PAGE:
b) Other Flavonoids Among flavonoids other than anthocyanins, the catechins, flavonols, and leucoanthocyanidins have the widest distribution in foodstuffs, while flavonone glycosides are of special interest in citrus fruits. Catechins, or flavan-3-ols, are present mainly in woody tissues. Among common foods, tea leaves contain at least six catechins representing about 25% of the dry weight of tea leaves. Tea catechins are excellent substrates for the catechol oxidase that is present in tea leaves and participates in the conversion of green tea to black tea. The reddish brown color of tea brew is due to a mixture of pigments known as theaflavins and thearubigins. Anthocyanidins Present as Anthocyanins in Fruits and Vegetables Fruit or vegetable Apple (Malus pumila) Blackberry (Rubus fructicosus) Black currant (Ribes nigrum) Blueberry (lowbush,Vaccinium Anthocyanidin Cyanidin Cyanidin Cyanidin. delphinidin Delphinidin, petunidin,

angustifolium; highbush, V. corymbosum)

malvidin, peonidin, cyanidin

Cherry (sour, Montmorency, Prunus Cyanidin, peonidin cerasus; sweet, Bing, P avium) Cranberry (Vacinnium macrocarpon) Cyanidin, peonidin Elderberry (Sambucus nigra) Fig (Ficus carica) Gooseberry (Ribes grossularia) Grape (red European. Vitis vinifera) Cyanidin Cyanidin Cyanidin Malvidin, peonidin, delphinidin, cyanidin, petunidin, pelargonidin Grape (Concord, Vitis labrusca) Cyanidin, delphinidin, peonidin, malvidin, petunidin Mango (Mangifera indica) Mulberry (Morus nigra) Olive (Olea europea) Orange (Ruby, Citrus sinesis) Passion fruit (Passiflora edulis) Peach (Prunus persica) Pear (Pyrus communis) Peonidin Cyanidin Cyanidin Cyanidin. delphinidin Delphinidin Cyanidin Cyanidin

Plum (Prunus domestica) Pomegranate (Punica granatum) Raspberry (Rubus ideaus) Strawberry (Fragaria chiloensis and F. virginiaca) Beans (red, black; Phaseolus vulgaris) Cabbage (red, Brassica oleracea) Corn (red, Zea mays) Eggplant (Solanum melongena) Onion (Alium cepa) Potato (Solanum tuberosum)

Cyanidin, peonidin Delphinidin, cyanidin Cyanidin Pelargonidin, little cyanidin

Pelargonidin, cyanidin, delphinidin Cyanidin Cyanidin, pelargonidin Delphinidin Cyanidin, peonidin Pelargonidin, cyanidin, delphinidin, petunidin

Radish (Raphanus sativus)

Pelargonidin, cyaniding

Flavonols, like anthocyanidins, exist almost exclusively as glycosides. Flavonol glycosides impart weak yellow hues to apples, apricots, cherries, cranberries, grapes, onions, plums, potatoes, strawberries, tea, tomatoes, and other commodities. The most common leucoanthocyanidins are leu-copelargonidin, leucocyanidin, and leucodelphinidin, which are converted to the corresponding anthocyanidins. This conversion results in the undesirable "pinking" of certain products such as canned pears, canned banana puree, processed brussels sprouts, and beer. On the other hand, polymerization to tannins leads to astringency and the formation of haze in beer (insolubilization of beer proteins).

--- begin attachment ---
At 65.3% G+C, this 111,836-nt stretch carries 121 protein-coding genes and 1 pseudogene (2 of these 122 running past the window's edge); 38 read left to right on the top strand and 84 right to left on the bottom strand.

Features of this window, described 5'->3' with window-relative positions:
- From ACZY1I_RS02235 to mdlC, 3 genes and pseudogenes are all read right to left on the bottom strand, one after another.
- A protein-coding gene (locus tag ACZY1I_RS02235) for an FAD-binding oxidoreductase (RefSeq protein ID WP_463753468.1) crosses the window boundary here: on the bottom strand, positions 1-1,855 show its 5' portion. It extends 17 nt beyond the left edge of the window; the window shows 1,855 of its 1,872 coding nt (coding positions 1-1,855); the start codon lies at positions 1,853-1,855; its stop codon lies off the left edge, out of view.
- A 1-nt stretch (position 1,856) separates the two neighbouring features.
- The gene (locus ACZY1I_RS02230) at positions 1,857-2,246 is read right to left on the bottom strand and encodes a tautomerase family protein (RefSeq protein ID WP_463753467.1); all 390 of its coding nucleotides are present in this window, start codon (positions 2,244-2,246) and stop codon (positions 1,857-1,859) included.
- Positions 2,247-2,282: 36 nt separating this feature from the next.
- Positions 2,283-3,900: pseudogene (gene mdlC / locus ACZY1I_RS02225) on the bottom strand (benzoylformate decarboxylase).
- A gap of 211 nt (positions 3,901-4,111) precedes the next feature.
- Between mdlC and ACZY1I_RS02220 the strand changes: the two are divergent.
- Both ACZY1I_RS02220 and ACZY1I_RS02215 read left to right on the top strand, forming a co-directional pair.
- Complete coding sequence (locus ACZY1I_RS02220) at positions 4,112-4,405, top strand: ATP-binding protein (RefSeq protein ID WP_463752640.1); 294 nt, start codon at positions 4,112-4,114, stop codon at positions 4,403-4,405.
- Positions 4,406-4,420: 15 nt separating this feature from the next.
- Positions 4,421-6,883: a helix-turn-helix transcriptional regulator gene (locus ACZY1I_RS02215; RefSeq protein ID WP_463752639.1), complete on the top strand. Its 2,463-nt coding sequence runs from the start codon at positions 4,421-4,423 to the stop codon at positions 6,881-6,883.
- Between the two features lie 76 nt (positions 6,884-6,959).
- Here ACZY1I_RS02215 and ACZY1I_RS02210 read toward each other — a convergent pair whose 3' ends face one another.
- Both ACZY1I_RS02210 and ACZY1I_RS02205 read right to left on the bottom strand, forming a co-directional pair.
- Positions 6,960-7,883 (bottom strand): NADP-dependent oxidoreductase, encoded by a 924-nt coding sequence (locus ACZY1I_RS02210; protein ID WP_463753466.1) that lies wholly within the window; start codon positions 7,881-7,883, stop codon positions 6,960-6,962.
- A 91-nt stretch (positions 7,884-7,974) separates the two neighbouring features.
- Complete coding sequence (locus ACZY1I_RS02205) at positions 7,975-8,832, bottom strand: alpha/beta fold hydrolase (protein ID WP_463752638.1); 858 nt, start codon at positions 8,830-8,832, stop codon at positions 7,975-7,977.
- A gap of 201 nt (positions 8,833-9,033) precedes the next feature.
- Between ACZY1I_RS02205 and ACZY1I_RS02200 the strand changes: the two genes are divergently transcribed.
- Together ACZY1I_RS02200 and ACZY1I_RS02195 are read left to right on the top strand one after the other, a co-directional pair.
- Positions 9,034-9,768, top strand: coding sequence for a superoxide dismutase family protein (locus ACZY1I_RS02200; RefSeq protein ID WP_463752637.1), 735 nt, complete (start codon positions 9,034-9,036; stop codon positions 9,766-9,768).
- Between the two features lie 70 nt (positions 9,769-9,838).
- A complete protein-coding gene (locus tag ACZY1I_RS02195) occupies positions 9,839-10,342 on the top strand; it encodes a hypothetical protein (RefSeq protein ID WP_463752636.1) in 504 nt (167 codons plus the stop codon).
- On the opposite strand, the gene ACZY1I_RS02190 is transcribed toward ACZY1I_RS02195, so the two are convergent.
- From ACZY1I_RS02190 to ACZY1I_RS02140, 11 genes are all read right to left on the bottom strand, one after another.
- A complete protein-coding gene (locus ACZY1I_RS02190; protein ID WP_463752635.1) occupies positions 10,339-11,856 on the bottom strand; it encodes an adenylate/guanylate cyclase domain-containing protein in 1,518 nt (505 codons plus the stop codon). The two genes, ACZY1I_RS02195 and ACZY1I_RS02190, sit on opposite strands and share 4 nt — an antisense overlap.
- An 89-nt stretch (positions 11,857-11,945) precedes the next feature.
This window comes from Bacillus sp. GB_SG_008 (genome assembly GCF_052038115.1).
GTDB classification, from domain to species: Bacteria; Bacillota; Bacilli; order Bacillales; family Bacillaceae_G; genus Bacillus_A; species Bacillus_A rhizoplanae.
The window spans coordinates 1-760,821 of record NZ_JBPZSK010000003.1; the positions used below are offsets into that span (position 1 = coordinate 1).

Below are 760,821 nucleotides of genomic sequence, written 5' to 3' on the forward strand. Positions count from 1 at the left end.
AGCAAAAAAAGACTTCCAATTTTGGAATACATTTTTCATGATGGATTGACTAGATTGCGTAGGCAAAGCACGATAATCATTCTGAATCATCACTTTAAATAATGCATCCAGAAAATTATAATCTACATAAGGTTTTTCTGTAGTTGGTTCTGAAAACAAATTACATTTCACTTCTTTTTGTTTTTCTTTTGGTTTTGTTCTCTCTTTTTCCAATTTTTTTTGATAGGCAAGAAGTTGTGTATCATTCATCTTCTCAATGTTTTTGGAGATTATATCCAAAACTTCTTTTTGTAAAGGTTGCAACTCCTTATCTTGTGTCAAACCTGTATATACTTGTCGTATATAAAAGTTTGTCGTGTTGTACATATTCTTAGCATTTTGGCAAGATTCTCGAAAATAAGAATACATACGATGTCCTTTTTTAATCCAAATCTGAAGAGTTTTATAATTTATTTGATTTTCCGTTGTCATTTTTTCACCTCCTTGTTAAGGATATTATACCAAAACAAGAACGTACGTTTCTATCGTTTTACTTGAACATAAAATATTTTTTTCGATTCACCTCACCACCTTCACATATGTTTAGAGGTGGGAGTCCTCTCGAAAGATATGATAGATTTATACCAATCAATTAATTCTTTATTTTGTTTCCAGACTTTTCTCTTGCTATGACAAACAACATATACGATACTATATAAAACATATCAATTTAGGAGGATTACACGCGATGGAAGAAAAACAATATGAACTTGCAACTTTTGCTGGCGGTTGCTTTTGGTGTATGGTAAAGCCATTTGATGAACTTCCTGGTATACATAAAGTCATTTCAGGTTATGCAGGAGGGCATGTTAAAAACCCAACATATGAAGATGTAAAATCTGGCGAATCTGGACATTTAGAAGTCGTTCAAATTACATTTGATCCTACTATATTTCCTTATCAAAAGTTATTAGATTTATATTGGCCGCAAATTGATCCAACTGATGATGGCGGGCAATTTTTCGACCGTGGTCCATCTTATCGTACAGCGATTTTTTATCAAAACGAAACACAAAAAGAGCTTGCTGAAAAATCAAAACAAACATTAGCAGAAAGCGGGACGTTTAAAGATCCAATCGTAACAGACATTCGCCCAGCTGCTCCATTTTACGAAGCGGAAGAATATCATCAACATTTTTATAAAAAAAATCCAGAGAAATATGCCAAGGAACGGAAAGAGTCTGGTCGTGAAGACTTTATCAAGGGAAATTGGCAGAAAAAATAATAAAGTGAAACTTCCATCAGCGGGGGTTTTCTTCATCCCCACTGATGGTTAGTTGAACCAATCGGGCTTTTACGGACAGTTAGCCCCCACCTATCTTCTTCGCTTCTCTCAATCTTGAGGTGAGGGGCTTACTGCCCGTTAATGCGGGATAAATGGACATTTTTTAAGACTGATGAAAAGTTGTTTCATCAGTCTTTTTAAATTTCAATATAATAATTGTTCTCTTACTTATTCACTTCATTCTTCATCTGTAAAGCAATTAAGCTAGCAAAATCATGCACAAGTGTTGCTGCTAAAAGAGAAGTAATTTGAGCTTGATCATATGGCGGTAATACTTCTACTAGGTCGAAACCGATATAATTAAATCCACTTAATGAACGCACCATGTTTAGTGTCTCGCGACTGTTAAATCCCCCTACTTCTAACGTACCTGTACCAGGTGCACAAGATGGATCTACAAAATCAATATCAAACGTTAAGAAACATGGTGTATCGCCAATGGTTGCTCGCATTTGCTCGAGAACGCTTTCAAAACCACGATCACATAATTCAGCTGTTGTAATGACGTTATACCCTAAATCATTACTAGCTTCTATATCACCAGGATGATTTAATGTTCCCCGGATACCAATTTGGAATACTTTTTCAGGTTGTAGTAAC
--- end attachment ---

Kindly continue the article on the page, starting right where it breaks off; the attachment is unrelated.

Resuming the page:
5. Betalains Betalain is a relatively new term used to describe a class of water-soluble plant pigments exemplified by the red-violet betacyanins and yellow betaxanthins. Betalains owe their name to the red beet (Beta vulgaris), from which they were originally extracted. Other foods containing betalains include chard, pokeberries, and Indian cactus fruits. The major red pigment of red beets is betanin, and their major yellow pigment is vulgaxanthin. Betalains are stable in the pH range 3.5-7.0, which is the pH range of most foods, but they are sensitive to heat, oxidation, and light.

6. Miscellaneous Natural Food Colors There are several hundred additional natural pigments that are not as widely represented in foods. Among them are the quinones and xanthones, which are yellow pigments. An example of a quinone is juglone, which is present in walnuts and pecans. Mangiferin, a representative of xan-thones, is found in mangoes. Tannins include two types of pale yellow to light brown compounds, characterized by their property to convert animal hides to leather. One type consists of condensed tannins, to which reference was made in relation to the leucoanthocyanidins, and the other type comprises hydrolyzable tannins, which are esters of a sugar, usually glucose, with gallic acid, ellagic acid, or both. Corilagin is an example of a gallotannin, in which glucose is esterified with three gallic acid molecules. A yellow pigment that has attracted much attention because of its toxicity to humans and nonruminant animals is gossypol. It is present in cottonseeds, which are used as animal feed and have been considered a potential source of protein for human use. Several biologically very important food constituents are colored, such as phytochrome (yellow), vitamin B2 (riboflavin, orange-yellow), and vitamin B12 (red), although their contribution to food coloration is negligible.